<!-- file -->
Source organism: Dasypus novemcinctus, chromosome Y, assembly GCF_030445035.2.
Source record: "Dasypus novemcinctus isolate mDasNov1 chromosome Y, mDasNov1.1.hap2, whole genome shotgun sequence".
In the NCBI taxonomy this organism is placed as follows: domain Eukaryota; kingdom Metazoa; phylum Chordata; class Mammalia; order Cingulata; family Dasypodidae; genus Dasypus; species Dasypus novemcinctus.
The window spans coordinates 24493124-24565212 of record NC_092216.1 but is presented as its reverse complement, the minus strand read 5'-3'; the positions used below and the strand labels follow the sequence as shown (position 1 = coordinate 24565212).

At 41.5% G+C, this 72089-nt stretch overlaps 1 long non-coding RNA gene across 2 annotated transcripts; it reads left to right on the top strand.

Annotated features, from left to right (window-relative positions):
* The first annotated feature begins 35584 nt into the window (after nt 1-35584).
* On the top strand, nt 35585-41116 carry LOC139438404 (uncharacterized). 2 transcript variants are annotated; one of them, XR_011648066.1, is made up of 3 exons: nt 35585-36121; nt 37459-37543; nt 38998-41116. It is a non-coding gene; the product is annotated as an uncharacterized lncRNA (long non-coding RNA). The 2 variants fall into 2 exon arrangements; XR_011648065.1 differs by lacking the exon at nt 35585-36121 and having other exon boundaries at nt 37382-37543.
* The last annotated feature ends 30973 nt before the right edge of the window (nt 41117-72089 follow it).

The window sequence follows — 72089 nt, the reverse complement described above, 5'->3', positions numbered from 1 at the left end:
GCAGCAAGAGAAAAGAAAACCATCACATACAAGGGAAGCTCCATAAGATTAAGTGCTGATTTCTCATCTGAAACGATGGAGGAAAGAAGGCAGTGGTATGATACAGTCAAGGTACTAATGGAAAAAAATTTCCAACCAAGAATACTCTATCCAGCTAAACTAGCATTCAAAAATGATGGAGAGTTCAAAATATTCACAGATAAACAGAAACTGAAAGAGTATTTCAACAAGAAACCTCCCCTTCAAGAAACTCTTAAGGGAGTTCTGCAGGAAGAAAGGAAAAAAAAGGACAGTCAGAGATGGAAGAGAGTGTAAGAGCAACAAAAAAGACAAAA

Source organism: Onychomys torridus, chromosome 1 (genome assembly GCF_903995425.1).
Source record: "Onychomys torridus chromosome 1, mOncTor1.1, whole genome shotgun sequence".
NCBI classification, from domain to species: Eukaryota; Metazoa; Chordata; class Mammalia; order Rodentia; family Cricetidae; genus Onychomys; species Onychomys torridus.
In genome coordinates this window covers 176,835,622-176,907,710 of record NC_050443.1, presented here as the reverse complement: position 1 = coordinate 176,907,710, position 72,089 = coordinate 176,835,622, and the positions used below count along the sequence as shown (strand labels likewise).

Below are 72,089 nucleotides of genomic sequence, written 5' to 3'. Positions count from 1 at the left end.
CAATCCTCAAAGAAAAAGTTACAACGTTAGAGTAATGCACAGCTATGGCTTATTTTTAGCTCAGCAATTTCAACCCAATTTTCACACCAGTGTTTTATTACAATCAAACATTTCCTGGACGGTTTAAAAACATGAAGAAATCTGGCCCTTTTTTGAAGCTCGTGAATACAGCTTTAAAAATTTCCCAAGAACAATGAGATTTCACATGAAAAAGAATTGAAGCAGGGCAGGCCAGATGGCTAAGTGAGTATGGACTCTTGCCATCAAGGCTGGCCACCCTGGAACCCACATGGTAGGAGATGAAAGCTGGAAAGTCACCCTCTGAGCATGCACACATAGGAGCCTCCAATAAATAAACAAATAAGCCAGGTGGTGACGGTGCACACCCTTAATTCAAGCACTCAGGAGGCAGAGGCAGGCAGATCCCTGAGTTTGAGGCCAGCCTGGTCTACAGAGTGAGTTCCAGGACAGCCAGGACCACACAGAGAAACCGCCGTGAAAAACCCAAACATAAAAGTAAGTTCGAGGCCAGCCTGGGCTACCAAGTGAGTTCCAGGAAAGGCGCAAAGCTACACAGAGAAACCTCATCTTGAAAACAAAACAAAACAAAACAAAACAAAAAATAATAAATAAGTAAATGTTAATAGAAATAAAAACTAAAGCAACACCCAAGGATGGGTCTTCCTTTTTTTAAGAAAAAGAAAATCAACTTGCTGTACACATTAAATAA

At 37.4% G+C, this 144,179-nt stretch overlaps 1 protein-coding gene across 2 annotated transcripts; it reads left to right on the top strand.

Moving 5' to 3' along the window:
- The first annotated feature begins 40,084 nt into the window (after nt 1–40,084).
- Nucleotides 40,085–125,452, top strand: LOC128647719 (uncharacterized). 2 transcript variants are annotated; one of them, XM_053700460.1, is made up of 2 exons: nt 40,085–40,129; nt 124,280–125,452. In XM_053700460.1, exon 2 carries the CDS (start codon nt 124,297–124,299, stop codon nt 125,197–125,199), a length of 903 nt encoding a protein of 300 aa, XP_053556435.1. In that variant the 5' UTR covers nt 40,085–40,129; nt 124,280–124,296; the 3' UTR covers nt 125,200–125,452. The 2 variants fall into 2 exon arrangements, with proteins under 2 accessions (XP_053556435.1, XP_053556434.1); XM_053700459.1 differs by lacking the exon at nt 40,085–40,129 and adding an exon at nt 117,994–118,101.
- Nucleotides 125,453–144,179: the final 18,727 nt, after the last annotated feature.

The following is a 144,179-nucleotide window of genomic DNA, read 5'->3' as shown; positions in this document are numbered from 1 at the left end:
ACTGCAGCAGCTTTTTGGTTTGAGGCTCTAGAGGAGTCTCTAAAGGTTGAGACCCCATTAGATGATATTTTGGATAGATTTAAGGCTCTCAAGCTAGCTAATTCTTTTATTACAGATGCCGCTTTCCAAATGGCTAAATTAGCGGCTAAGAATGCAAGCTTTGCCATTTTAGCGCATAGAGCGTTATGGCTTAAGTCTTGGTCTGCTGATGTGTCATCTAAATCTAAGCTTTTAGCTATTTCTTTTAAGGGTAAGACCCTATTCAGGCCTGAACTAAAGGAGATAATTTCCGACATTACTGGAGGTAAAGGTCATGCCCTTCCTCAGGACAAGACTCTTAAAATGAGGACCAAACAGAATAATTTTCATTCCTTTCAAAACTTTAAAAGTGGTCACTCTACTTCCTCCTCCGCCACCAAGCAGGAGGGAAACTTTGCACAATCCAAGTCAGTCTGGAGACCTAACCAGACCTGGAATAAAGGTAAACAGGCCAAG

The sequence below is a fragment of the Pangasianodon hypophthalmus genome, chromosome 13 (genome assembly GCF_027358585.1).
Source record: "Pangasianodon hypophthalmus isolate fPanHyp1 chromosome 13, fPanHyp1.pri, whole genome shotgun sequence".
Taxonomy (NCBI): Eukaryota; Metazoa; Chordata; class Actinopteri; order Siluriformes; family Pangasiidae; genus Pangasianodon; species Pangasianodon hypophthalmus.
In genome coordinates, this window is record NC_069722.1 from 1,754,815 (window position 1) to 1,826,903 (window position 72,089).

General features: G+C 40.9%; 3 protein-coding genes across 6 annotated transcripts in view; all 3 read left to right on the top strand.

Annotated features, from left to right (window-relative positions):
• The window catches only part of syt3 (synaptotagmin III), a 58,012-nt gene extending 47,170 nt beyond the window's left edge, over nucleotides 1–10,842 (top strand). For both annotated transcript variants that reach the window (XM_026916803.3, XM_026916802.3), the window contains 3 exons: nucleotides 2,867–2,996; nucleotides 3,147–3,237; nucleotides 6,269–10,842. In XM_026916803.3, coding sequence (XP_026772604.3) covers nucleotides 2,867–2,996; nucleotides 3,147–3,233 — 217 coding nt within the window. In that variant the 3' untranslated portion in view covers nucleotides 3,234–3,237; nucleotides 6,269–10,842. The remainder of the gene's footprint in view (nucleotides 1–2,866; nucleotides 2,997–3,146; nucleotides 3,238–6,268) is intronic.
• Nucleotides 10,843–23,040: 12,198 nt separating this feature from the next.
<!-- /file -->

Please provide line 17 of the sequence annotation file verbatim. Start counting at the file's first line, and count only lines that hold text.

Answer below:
CAATCCTCAAAGAAAAAGTTACAACGTTAGAGTAATGCACAGCTATGGCTTATTTTTAGCTCAGCAATTTCAACCCAATTTTCACACCAGTGTTTTATTACAATCAAACATTTCCTGGACGGTTTAAAAACATGAAGAAATCTGGCCCTTTTTTGAAGCTCGTGAATACAGCTTTAAAAATTTCCCAAGAACAATGAGATTTCACATGAAAAAGAATTGAAGCAGGGCAGGCCAGATGGCTAAGTGAGTATGGACTCTTGCCATCAAGGCTGGCCACCCTGGAACCCACATGGTAGGAGATGAAAGCTGGAAAGTCACCCTCTGAGCATGCACACATAGGAGCCTCCAATAAATAAACAAATAAGCCAGGTGGTGACGGTGCACACCCTTAATTCAAGCACTCAGGAGGCAGAGGCAGGCAGATCCCTGAGTTTGAGGCCAGCCTGGTCTACAGAGTGAGTTCCAGGACAGCCAGGACCACACAGAGAAACCGCCGTGAAAAACCCAAACATAAAAGTAAGTTCGAGGCCAGCCTGGGCTACCAAGTGAGTTCCAGGAAAGGCGCAAAGCTACACAGAGAAACCTCATCTTGAAAACAAAACAAAACAAAACAAAACAAAAAATAATAAATAAGTAAATGTTAATAGAAATAAAAACTAAAGCAACACCCAAGGATGGGTCTTCCTTTTTTTAAGAAAAAGAAAATCAACTTGCTGTACACATTAAATAA